Because there are so many other examples of good, good people. There is the guy who sat next to us on the hill in one of the earlier festivals. He worked on ferries. Salt of the earth. Brought his fiddle. Played along. Pretty good. Old guy. My kind.
There has been the one thin, grey haired woman who stakes out a place up front near the center cleared for the song tent. She does this modern dance thing, moving swaying, rhythmically flowing her arms and legs through the air, to bluegrass, all day. Seven hours.
Once, there was this transgender (i’m pretty sure) behemoth dressed in leopard skin leotards, a pink tutu, and large bonnet. This person had long, thick blond hair with the roots showing. Not pretty. Tough looking. A bluegrass band was knocking it out. She was in the middle of the crowd. I don’t know who initiated it, but this person and an old country boy with a straw hat and bib jeans began dancing together. Kept it up for the whole set. Made you feel good.
There are white boys with long dread knots, shirtless, barefoot, shorts, dirty, with a dog, and blowing weed like there is no tomorrow being nice to folks as they pass by.
No fights. i’ve been to at least eight, maybe nine of the HSB’s, and i’ve never seen a fight.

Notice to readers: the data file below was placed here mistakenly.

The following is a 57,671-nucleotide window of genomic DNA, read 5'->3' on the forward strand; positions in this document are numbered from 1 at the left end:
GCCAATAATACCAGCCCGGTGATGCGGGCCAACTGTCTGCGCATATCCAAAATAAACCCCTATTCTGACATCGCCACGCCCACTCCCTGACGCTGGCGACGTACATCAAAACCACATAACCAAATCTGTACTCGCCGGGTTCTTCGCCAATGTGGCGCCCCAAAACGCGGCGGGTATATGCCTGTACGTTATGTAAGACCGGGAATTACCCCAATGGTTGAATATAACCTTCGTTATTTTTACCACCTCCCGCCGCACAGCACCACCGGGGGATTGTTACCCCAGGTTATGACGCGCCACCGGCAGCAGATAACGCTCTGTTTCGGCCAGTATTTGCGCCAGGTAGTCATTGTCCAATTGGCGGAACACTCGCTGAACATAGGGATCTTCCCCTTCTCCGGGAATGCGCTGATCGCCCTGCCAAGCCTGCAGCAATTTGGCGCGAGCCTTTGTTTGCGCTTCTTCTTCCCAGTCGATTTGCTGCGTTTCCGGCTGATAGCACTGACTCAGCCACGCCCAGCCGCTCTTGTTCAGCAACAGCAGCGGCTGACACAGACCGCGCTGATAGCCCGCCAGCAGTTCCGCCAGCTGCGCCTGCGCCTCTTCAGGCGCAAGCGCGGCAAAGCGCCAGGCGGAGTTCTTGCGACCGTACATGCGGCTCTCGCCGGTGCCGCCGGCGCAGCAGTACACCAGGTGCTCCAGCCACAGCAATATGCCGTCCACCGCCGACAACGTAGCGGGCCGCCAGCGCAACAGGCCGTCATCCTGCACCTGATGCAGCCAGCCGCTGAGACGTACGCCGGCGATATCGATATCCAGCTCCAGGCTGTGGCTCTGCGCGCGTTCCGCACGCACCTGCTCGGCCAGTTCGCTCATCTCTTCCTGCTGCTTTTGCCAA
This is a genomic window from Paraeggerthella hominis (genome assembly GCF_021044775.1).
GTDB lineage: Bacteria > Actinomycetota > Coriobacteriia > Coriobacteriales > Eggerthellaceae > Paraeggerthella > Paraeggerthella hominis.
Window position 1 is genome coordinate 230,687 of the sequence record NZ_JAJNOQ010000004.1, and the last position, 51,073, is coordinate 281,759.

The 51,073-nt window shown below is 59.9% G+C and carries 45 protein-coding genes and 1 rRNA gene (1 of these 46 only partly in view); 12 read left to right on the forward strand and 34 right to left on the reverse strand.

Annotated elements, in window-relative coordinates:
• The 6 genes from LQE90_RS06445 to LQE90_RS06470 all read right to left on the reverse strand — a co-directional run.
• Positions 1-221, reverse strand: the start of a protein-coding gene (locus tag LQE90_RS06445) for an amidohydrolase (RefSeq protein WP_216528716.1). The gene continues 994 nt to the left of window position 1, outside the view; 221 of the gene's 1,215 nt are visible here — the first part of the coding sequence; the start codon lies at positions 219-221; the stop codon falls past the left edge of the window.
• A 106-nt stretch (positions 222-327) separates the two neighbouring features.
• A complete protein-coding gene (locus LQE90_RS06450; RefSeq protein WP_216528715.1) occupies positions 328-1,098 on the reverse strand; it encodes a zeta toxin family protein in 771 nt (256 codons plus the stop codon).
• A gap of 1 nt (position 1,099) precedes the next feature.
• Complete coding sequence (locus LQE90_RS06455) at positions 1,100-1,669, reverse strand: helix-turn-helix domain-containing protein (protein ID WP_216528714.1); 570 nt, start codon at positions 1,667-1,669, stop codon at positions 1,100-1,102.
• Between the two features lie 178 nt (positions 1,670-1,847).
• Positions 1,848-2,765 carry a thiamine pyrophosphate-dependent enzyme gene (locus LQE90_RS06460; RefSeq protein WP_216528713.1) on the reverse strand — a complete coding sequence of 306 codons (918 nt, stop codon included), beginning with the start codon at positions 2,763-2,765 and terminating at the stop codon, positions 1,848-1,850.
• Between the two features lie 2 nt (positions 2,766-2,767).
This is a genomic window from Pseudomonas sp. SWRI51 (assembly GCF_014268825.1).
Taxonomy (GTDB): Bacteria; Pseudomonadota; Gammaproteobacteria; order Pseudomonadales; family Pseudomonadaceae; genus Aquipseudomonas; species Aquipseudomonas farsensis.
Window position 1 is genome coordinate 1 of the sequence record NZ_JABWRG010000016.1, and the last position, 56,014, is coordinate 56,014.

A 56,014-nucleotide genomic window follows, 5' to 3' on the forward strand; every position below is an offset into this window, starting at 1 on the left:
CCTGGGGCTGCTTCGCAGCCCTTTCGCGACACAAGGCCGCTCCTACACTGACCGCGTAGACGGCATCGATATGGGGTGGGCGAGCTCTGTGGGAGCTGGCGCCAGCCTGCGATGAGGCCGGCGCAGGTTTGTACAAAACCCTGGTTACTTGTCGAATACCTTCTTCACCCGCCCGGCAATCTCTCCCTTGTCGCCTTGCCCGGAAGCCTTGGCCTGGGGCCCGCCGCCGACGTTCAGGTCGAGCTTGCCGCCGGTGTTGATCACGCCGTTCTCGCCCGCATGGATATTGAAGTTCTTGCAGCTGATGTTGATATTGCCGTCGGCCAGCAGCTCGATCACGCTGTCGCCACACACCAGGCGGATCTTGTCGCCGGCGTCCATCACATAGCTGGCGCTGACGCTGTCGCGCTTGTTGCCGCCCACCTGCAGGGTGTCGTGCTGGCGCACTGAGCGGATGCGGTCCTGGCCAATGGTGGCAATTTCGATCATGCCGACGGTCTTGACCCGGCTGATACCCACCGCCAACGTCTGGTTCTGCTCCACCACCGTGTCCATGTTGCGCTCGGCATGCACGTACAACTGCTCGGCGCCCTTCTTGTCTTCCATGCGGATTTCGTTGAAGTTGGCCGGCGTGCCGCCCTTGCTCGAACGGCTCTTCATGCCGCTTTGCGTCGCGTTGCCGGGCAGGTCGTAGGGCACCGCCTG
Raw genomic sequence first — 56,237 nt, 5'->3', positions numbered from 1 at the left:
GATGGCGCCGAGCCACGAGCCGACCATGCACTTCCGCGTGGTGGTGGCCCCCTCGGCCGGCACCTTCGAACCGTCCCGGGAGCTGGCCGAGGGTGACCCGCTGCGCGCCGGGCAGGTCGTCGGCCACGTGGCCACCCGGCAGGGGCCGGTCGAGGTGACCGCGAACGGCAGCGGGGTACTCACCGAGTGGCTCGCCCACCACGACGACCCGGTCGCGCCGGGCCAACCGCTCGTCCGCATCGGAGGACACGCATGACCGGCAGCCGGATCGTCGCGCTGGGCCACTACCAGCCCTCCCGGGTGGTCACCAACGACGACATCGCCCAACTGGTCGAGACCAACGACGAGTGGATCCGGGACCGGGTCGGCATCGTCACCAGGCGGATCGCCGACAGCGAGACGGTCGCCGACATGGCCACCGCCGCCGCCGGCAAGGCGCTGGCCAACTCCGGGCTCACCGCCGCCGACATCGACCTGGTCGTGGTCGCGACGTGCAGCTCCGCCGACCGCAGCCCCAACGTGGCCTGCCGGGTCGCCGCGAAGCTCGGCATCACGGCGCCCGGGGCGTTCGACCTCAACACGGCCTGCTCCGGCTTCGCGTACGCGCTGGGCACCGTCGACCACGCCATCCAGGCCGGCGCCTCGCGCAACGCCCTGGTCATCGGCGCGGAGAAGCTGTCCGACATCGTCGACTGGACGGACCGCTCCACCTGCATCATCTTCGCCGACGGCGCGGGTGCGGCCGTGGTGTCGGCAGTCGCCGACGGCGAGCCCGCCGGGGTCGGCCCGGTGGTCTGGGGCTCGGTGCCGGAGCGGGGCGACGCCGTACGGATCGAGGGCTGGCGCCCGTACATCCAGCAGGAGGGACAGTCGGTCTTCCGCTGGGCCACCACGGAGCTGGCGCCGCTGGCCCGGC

i have seen people passing out. Most from over-indulging. A few with medical problems. Sometimes a combination of both. Know what? The people around them (and there are always people around, thick crowds of people around at HSB) immediately turn their attention from the band, their friends, and do what they can to help. People. Good people.
Every once in while, i will look up at gaze at the masses all around me for as far as i can see; i will watch the sea of moving humanity flowing into the park. People. Good people. All persuasions. Getting along.
So next year, i would recommend you check it out if you are so inclined. Hardly Strictly Bluegrass in Golden Gate Park in San Francisco the first weekend in October. Put your prejudices and biases in a bag and leave them somewhere. Enjoy good music, really good music and people enjoying really good music.
And if you do, check out to the right of the sound stage looking toward the Banjo Stage. There will be one tarp with three pretty women, three older guys, maybe more. The goofy guy will be one of them. You will be welcomed to join us.
Beautiful setting. Great music, my kind. People: individuals enjoying other individuals as well as the music. A show. What a show. All of it.
Family. Good feelings, a catharsis for me. i plan to be there for at least several more years.
This post is actually a response to an email i received today from my long time and close friend Lee Dowdy. Lee received his doctorate in International Relations from Tulane. He and i worked as editor of the Castle Heights newspaper and annual respectively in 1962. Lee went to Duke and i went to Vanderbilt on NROTC scholarships. He fared much better than me. He had good study habits. Our families were so close they could be considered family, not plural. He saw an article in the Navy News Service and remembered i had served on the Anchorage. The story was about a U.S. Marine rocket system successfully tested on the new Anchorage. It reminded me of a post i wrote about theUSS Yosemite (AD 19) going down in a “SINKEX.” i have included the link to that post at the conclusion.
Good story, but unfortunately, it’s not my USS Anchorage (LSD 36), but it’s successor USS Anchorage (LPD 23).